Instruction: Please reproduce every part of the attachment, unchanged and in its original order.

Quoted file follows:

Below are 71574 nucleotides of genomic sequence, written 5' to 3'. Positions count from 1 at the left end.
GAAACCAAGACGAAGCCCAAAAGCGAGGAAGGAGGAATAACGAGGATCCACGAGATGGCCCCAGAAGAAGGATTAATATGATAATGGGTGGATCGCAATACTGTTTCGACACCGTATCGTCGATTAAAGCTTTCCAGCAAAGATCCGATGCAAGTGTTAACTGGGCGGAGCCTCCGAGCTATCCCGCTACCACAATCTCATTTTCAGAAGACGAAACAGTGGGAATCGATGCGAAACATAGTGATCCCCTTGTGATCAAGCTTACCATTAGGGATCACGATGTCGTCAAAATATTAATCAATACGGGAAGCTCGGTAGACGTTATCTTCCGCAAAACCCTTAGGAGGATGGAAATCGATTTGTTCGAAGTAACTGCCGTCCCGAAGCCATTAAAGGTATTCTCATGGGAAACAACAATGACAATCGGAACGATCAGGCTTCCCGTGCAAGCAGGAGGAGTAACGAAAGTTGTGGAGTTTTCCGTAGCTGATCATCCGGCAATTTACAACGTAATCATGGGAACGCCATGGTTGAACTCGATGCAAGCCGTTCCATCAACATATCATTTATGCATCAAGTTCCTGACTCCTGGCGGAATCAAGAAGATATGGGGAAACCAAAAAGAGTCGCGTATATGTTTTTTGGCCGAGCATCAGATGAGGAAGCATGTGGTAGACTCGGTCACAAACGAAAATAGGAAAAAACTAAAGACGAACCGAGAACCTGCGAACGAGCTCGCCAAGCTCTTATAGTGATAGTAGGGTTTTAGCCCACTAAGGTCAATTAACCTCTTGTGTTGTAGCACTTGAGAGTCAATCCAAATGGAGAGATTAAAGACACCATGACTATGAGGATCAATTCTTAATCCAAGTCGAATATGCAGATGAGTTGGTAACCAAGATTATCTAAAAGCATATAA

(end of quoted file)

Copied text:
Below are 71574 nucleotides of genomic sequence, written 5' to 3'. Positions count from 1 at the left end.
GAAACCAAGACGAAGCCCAAAAGCGAGGAAGGAGGAATAACGAGGATCCACGAGATGGCCCCAGAAGAAGGATTAATATGATAATGGGTGGATCGCAATACTGTTTCGACACCGTATCGTCGATTAAAGCTTTCCAGCAAAGATCCGATGCAAGTGTTAACTGGGCGGAGCCTCCGAGCTATCCCGCTACCACAATCTCATTTTCAGAAGACGAAACAGTGGGAATCGATGCGAAACATAGTGATCCCCTTGTGATCAAGCTTACCATTAGGGATCACGATGTCGTCAAAATATTAATCAATACGGGAAGCTCGGTAGACGTTATCTTCCGCAAAACCCTTAGGAGGATGGAAATCGATTTGTTCGAAGTAACTGCCGTCCCGAAGCCATTAAAGGTATTCTCATGGGAAACAACAATGACAATCGGAACGATCAGGCTTCCCGTGCAAGCAGGAGGAGTAACGAAAGTTGTGGAGTTTTCCGTAGCTGATCATCCGGCAATTTACAACGTAATCATGGGAACGCCATGGTTGAACTCGATGCAAGCCGTTCCATCAACATATCATTTATGCATCAAGTTCCTGACTCCTGGCGGAATCAAGAAGATATGGGGAAACCAAAAAGAGTCGCGTATATGTTTTTTGGCCGAGCATCAGATGAGGAAGCATGTGGTAGACTCGGTCACAAACGAAAATAGGAAAAAACTAAAGACGAACCGAGAACCTGCGAACGAGCTCGCCAAGCTCTTATAGTGATAGTAGGGTTTTAGCCCACTAAGGTCAATTAACCTCTTGTGTTGTAGCACTTGAGAGTCAATCCAAATGGAGAGATTAAAGACACCATGACTATGAGGATCAATTCTTAATCCAAGTCGAATATGCAGATGAGTTGGTAACCAAGATTATCTAAAAGCATATAA